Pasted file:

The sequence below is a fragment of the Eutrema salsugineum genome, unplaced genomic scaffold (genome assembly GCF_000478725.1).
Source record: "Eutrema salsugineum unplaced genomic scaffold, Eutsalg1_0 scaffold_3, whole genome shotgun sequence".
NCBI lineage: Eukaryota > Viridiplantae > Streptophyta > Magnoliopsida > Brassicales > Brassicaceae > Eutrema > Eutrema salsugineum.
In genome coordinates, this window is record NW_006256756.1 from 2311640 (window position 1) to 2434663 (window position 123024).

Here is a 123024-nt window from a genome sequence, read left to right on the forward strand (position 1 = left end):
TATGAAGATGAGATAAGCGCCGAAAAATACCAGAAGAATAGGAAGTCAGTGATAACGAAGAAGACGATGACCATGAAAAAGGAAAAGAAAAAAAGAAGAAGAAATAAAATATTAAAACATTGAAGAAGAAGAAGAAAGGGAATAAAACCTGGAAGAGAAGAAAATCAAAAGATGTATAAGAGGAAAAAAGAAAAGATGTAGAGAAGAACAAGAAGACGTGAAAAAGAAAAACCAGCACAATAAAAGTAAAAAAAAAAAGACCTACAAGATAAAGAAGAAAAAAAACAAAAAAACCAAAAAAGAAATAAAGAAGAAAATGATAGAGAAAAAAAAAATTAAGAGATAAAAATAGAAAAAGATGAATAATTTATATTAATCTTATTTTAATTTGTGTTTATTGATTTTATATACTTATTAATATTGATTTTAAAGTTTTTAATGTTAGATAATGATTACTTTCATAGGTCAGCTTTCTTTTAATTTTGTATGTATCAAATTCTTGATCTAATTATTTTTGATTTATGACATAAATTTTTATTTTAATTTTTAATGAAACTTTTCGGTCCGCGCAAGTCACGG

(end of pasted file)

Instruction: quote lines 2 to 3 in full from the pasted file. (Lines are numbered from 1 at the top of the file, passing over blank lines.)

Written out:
Source record: "Eutrema salsugineum unplaced genomic scaffold, Eutsalg1_0 scaffold_3, whole genome shotgun sequence".
NCBI lineage: Eukaryota > Viridiplantae > Streptophyta > Magnoliopsida > Brassicales > Brassicaceae > Eutrema > Eutrema salsugineum.